Setting a place
at the holiday table for
a bittersweet time of year, isn't it? We are busy preparing for the
holidays, with last-minute shopping for gifts and food for the holiday
meal. We are happy anticipating the joy of getting together with friends
and family. Yet, as with any holiday or special occasion, we usually take
a moment to think back to other celebrations with family members and
become nostalgic or even sad as the memories stop us in our tracks. We may
be shopping in a store when that special holiday song with come over the
loudspeaker. Or, we may be in the kitchen, the day before Christmas,
prepping the dinner for the family get-together.
course, it is not just the holidays that bring to mind the family members
no longer with us, and it is not just the memories that creep in and stir
something in our brain often times so unexpectedly. It is the little
things that maybe we intentionally keep around us, so that our family
remains close to us in some way. We feel them. They comfort us, as I say,
in the little ways.
have a set of Pyrex nested mixing bowls in four primary colors: blue, red,
green and yellow. My daughter, Ellen, gave them to me about 10 years ago
as a birthday gift because she remembered how I had talked about getting a
set, similar to the bowls that my mother had used when I was growing up.
There is something very comforting about cooking in the kitchen with the
equipment I recall in childhood.
don't know why these particular bowls resonate with me. Maybe it is
because they were so frequently used in the kitchen of my childhood that
the image of them has stayed with me all these years. Also, it seems that
each particular size served a specific purpose and still does today as I
reach for them to prepare a meal or set out the ingredients to do some
smallest is a 5¾-inch blue bowl, very handy for scrambling an egg for you
can easily tilt the bowl slightly as you whip the egg with a fork. The
next one is a 7-inch red bowl, just right for preparing a mixture of bread
crumbs, grated cheese and parsley with seasonings, moistened with olive
oil and red wine vinegar to stuff Cubanelle peppers, those long Italian
light green peppers that my mother would prepare. The next to the largest
bowl is an 8½-inch green bowl, very practical for a variety of food
preparations, such as washing salad, draining noodles or creaming butter
and sugar during the baking of cookies. This green bowl size is also
practical to serve salad. The largest bowl is a 10½-inch yellow bowl, a
mammoth size and useful when making cakes and cookies when the recipe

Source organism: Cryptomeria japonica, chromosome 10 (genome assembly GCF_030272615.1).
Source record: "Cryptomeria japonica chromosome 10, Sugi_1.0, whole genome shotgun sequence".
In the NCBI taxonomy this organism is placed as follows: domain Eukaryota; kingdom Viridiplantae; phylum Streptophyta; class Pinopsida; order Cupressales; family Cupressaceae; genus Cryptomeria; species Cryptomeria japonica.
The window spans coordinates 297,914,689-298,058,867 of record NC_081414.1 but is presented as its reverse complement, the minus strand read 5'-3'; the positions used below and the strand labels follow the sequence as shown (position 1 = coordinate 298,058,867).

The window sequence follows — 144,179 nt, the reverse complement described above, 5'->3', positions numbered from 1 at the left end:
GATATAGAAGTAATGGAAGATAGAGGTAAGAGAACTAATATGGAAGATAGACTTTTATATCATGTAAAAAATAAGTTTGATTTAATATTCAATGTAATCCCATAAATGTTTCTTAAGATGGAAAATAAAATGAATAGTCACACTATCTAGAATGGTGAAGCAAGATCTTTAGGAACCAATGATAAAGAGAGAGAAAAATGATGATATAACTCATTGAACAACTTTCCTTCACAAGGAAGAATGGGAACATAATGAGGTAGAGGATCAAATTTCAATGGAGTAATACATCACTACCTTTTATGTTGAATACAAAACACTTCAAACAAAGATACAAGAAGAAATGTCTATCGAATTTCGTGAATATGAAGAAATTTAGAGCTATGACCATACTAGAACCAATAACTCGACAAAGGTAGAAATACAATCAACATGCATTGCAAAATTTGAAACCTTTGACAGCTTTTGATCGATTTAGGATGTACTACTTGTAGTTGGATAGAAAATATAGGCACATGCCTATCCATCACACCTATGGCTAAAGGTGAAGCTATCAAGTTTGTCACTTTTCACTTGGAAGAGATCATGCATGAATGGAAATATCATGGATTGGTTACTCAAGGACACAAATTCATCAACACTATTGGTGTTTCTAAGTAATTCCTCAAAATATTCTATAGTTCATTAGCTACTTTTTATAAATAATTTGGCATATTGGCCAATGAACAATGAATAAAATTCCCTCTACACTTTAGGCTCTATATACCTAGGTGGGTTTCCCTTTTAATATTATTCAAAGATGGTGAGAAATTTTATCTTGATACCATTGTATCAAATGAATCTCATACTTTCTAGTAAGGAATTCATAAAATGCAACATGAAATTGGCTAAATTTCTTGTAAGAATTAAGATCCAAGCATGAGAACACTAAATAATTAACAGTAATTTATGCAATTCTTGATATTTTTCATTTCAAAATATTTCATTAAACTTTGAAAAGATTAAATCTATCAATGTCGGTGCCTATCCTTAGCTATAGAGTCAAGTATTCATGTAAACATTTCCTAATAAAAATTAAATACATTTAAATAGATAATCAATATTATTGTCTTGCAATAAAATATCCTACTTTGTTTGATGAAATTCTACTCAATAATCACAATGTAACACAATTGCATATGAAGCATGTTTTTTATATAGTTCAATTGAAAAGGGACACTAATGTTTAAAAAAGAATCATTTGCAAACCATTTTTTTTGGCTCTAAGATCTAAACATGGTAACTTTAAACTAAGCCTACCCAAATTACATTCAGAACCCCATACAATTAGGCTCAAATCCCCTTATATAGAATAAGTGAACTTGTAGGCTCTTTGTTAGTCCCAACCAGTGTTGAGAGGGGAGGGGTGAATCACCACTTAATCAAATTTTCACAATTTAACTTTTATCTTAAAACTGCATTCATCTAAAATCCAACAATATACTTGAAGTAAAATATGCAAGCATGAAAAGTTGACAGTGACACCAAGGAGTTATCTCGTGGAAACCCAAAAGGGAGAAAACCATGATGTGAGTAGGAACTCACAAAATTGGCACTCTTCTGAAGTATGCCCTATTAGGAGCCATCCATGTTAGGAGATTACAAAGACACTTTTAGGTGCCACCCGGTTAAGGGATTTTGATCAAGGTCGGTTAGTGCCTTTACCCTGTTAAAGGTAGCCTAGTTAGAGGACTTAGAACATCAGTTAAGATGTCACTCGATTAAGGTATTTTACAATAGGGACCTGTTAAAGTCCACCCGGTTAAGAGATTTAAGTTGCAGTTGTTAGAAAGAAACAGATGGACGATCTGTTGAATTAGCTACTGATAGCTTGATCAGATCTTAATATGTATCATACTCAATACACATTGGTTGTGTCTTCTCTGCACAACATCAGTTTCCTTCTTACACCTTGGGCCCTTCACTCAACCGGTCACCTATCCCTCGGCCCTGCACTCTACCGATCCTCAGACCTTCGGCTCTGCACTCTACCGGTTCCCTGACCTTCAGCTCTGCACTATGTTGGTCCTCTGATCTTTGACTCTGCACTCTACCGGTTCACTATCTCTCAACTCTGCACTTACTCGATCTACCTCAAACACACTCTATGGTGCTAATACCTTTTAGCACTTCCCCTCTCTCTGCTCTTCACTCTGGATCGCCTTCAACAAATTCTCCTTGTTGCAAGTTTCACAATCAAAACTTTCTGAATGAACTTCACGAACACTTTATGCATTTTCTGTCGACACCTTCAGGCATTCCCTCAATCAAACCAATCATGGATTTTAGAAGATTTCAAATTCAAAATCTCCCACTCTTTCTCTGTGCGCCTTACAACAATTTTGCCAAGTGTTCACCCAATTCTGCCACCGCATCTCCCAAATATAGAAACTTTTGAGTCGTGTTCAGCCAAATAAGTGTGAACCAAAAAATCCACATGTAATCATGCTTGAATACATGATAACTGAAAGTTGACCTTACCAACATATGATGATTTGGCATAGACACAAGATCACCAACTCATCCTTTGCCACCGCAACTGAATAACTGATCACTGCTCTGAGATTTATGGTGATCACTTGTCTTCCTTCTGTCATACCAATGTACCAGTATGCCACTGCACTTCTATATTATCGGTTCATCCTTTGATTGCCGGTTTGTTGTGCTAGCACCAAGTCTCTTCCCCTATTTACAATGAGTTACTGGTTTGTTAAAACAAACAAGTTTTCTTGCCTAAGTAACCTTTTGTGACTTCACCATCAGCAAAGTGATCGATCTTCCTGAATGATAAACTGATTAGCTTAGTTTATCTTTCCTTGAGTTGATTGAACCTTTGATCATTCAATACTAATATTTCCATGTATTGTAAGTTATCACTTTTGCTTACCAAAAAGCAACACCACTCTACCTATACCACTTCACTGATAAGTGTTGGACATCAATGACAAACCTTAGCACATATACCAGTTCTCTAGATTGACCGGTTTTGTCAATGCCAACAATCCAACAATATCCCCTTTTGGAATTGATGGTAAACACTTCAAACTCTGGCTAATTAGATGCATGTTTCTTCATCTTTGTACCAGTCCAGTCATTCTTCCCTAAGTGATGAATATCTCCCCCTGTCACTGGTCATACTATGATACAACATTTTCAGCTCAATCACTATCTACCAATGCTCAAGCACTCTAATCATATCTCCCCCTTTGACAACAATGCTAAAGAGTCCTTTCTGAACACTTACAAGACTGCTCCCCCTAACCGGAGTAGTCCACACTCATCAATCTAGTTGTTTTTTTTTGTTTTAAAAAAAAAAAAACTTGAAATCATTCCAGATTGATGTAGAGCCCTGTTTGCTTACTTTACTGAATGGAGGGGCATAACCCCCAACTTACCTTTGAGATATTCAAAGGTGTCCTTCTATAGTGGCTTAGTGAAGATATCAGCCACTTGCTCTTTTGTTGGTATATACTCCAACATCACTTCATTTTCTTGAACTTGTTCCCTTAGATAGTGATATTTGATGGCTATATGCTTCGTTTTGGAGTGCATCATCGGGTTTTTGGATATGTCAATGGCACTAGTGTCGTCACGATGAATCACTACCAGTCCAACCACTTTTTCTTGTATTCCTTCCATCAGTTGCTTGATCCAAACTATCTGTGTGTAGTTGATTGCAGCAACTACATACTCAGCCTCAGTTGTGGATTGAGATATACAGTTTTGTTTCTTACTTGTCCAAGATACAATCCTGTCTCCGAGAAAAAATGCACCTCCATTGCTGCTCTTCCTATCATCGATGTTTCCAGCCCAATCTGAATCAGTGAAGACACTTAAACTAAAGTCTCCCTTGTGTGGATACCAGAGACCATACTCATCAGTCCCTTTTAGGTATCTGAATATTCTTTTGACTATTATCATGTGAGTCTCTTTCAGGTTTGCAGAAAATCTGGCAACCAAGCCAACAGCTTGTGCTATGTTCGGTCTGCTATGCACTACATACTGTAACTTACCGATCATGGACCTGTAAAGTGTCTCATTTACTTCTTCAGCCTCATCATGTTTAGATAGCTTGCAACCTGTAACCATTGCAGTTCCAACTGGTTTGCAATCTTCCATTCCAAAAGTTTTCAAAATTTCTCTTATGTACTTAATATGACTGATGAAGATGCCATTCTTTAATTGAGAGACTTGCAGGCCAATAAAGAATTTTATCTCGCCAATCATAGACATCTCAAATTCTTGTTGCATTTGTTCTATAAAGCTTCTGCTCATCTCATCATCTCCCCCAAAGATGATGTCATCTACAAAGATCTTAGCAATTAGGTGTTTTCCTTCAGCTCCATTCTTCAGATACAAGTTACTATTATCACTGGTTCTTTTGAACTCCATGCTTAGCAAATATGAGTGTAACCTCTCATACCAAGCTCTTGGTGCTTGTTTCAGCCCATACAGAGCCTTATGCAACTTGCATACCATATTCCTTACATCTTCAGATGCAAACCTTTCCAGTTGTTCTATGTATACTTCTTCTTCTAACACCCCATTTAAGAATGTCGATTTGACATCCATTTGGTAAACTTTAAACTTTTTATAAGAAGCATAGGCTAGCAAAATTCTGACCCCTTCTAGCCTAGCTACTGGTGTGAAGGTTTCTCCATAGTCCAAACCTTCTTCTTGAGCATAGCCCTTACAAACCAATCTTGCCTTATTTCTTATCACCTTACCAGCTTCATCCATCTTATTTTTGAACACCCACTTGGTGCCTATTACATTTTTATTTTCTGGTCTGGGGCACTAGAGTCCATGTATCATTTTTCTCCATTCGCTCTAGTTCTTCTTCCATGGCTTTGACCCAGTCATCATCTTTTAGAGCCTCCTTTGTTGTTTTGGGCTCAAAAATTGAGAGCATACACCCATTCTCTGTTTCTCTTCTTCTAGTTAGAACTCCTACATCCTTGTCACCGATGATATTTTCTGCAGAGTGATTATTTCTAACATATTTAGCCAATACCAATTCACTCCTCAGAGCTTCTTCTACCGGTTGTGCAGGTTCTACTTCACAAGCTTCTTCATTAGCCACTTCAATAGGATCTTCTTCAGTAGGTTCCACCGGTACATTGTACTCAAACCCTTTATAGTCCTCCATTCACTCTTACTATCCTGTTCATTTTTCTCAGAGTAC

calls for one to do all that sifting of flour and baking powder separate
from the creaming process. This bright yellow bowl is also a colorful
serving piece to place on picnic tables for summer barbecues.
mixing bowls sit out on my kitchen counter, a constant reminder of my
childhood and my mother cooking in the kitchen. Their sizes are handy and
keeping them on the counter keeps them at hand. Of course, I am very
protective of them and ask visitors in the kitchen not to use them.
Instead, I offer a more durable stainless steel bowl that I keep inside
wonder how many objects people keep in their homes that once belonged to
family members and which are so much part of their lives today that they
don't realize the subconscious comfort as they go about their day.
brings to mind the country music song, "I Drive Your Truck,"
which won a CMA Award a few months ago. The lyrics are based on a true
story of the father of Sgt. 1st Class
of Massachusetts, who was killed in action in Afghanistan in 2006. He was
awarded the Medal of Honor, and his father now drives his 2001 Dodge Ram
1500. During a recent interview, the father said that it was his way of
holding on to something of his son's.
recalls that years ago, when her mother died, she had convinced her father
to sell her mother's car to her. "He had a hard time letting go of
it, even though we live in the same town," but he did, she said.
"I used to feel very close to her when I drove it."
all have our ways.
of one of the children who died in the Newtown
shooting had been in the process of moving to Massachusetts when the
tragedy occurred. After their relocation, they re-created their deceased
daughter's bedroom in their new home, just the way it had been in their Newtown
we all have our ways. In the days ahead, we will look around our homes and
our family table, and be surprised how, in little ways, we bring deceased
family members to the dinner table.
Papazian is a freelance writer and can be reached at firstname.lastname@example.org
© Copyright 2013 Rita Papazian All rights reserved.